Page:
The Joy of Freedom

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Simon Jester
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Simon Jester
Simon Jester


Bill of Rights Press

L. Neil Smith's
Number 377, July 23, 2006

"There is a movement afoot"

Bush's new World Trade Center
Bush's new World Trade Center
by Annon.


Here we are again. I don't know about you but I shore am suffering from that ol' Globular Heating. Obviously we need to vote for somebody like Al Gore or Big Gay Al to fix it. Yeah, right.

Anyway, here it is, almost the end of the month, and there hasn't been much in the way of Reader Supported Cash Money Donations in the kitty. No doubt it's that "improved" economy where everybody becomes poor, except for the ruling class. Since the ruling class doesn't read TLE I guess we're screwed? If you're a Reader with a bit of spare change, why not throw it into the hat? We're dancing as fast as we can:

And big Thank You!s go out to those of our Readers who've managed to click on our affiliate links and spend some money there—we'll get a commission check from that one of these days! And big Thank You!s go out to you, our Readers, without whom we'd just be wasting our time here. So start reading!

Ken Holder

TPM cover thumnail
Tom Paine Maru
by L. Neil Smith
Cover by Scott Bieser
First uncensored edition.
Originally published by Del Rey Books, 1984.
Adobe Acrobat PDF file, 1,845,243-bytes, 283 pages.
Download for $5.00, Visa, MasterCard, American Express, Discover Card, eCheck, or PayPal

The Probability Broach: The Graphic Novel
by L. Neil Smith
Illustrated by Scott Bieser
Published by BigHead Press, 2004


Letters to the Editor
from E.J. Totty, Jim Davidson, Mike Renzulli, and Alex McConnell

The Joy of Freedom
by Jim Davidson
Something fun is happening in the mountains of Wyoming, Idaho, and Montana. Many signs suggest it is going to spread through Alberta, Western "Canada," and Alaska, as well as into other parts. There is a movement afoot, toward greater freedom, self-sovereignty, and prosperity. As TE Lawrence once said, "It's going to be fun."

Humans are inclined to submit to authority: Oh really?
by Christopher Awuku
I have been a libertarian for the past four years. Within the past 6-12 months, my views have altered from being minarchist to market anarchist/anarcho-capitalist in character. I realised to myself that if no one is permitted to initiate force against the person and/or property, then this naturally includes governments. In essence, I was logically applying and extending base libertarian principles.

World War III
by Jonathan David Morris
It's funny how many people seem to think the burgeoning war between Israel and Lebanon is the start of World War III. Maybe "funny" isn't the right word to use here. Hezbollah decided to play Milk Carton with a couple of Israeli soldiers; Israel decided to play Blow Up Critical Infrastructure in response. The two have been setting off fantastic, Fourth of July-style firework shows against each other ever since. If this conflict grows to include the whole region—and eventually multiple continents—there will be decidedly little that's "funny" about it.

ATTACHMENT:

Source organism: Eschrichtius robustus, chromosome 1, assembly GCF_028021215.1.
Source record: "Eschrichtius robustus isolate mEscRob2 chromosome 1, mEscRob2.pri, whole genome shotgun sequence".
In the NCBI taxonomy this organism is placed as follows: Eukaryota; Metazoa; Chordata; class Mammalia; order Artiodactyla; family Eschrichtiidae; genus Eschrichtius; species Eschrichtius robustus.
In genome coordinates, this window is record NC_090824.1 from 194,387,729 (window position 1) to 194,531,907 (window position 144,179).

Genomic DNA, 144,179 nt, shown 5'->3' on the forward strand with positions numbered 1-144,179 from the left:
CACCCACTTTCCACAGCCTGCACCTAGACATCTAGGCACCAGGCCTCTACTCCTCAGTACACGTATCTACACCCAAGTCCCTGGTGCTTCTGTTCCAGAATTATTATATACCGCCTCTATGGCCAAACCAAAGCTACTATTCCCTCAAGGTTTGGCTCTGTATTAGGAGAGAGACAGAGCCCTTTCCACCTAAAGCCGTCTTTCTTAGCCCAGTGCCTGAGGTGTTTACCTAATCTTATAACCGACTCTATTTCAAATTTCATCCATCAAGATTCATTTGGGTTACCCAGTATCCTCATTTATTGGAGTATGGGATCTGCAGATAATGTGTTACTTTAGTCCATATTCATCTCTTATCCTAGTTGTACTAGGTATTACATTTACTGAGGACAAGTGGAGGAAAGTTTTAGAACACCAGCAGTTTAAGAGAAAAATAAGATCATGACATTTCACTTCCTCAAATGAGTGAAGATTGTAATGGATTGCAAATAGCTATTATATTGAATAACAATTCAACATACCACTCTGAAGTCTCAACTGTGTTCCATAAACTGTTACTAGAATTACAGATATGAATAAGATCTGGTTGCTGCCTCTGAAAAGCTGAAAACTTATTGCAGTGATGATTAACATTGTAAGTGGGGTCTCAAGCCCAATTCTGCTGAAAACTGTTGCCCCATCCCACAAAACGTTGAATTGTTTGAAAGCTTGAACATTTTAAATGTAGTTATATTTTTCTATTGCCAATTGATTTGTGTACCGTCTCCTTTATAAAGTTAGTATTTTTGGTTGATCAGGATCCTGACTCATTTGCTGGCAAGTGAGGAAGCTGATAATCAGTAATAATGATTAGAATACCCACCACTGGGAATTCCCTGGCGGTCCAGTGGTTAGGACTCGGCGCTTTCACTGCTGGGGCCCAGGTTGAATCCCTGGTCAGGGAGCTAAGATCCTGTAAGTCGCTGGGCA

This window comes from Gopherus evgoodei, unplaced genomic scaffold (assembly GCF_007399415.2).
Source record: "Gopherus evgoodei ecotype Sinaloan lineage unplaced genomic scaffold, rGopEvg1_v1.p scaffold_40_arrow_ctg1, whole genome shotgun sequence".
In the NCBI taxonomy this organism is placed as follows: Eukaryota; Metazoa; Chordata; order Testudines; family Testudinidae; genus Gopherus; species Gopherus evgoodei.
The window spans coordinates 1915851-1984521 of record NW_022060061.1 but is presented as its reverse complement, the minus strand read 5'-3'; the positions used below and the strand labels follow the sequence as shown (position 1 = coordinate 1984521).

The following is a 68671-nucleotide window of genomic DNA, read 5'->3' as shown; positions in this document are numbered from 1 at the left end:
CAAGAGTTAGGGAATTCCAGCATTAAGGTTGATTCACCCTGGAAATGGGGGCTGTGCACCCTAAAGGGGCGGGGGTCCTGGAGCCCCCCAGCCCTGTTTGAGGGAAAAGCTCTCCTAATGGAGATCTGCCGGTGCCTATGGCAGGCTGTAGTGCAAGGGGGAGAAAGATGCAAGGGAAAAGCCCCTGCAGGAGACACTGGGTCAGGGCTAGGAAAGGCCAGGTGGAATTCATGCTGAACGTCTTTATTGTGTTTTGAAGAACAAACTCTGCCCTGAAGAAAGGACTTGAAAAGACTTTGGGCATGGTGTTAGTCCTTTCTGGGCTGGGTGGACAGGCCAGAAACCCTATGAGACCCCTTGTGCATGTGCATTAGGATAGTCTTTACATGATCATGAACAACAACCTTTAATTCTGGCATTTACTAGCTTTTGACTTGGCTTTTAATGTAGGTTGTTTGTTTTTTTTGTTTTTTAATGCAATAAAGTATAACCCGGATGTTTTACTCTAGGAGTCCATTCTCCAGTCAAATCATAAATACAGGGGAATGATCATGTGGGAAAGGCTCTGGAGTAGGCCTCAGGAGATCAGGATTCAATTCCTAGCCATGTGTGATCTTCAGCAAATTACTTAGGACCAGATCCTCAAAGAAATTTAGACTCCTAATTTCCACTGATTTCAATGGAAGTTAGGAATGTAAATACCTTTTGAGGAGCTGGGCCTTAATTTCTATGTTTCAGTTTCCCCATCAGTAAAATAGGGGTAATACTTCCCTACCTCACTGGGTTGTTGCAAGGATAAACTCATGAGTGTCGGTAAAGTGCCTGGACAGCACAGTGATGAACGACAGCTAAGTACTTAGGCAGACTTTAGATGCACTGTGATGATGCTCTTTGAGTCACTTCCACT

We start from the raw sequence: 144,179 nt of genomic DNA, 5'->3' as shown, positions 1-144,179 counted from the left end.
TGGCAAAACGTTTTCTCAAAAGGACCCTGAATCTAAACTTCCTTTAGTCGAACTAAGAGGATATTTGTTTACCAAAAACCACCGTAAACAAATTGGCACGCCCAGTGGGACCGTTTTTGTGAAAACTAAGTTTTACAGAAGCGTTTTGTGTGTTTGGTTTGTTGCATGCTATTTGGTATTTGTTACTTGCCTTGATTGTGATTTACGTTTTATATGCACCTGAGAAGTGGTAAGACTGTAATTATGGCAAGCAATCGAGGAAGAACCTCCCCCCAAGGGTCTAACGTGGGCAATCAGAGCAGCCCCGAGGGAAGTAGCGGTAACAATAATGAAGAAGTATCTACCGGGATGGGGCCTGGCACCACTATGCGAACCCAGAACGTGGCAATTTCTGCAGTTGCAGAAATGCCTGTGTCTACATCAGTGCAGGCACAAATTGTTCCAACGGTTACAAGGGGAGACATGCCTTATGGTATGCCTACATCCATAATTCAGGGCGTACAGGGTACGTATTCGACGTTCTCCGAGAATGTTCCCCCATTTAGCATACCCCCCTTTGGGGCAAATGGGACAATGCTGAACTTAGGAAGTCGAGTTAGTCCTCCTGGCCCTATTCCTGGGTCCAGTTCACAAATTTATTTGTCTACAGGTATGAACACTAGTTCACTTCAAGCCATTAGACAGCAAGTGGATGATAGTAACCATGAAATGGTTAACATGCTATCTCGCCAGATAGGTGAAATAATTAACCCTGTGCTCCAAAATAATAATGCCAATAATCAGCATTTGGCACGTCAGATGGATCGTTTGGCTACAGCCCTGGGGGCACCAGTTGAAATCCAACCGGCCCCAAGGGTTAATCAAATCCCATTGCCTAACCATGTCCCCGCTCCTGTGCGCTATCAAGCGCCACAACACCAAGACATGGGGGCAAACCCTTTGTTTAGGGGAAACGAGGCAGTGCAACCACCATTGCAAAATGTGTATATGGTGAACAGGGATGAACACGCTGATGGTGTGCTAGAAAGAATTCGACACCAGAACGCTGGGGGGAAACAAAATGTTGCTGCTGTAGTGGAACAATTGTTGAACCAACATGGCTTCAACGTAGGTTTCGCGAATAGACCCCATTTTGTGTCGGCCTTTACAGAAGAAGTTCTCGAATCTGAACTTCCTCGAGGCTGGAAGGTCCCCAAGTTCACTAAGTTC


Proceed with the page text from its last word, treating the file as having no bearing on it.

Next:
Looking beyond Nuclear
by Sean Gabb
An easy answer to the question of nuclear power is to ask what Tony Blair thinks about it. Since he has now said he likes it, and since everything he says or does is bad, we have an answer. I feel, however, this answer might gain by a more formal demonstration.

We Need to Talk
by Lady Liberty
When people notice that the government is trampling all over their rights, they don't like it much. They protest. They make calls and write letters. Horror of horrors, they show up in their representatives' offices or speak up at public meetings and demand explanations and relief. Sometimes, they even vote en mass and craft change as a result. When people notice that the government is trampling all over their rights, they jump up and down until it stops—or at least until they're offered some kind of mitigation (all too often mere sops, but the point is still valid).

The Great Blogosphere Brawl
by Wendy McElroy
Weblogs or blogs reveal the emotions churning beneath the surface of hard news. For example, journalists may report which legislation passed the House by what margin, but bloggers will lay bare the ideological brawls that underlie the news item. Over the last two weeks, the blogosphere has buzzed about a bare-knuckled incident that provides a glimpse at how relations between left and right have deteriorated in some circles.

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2006 Issues
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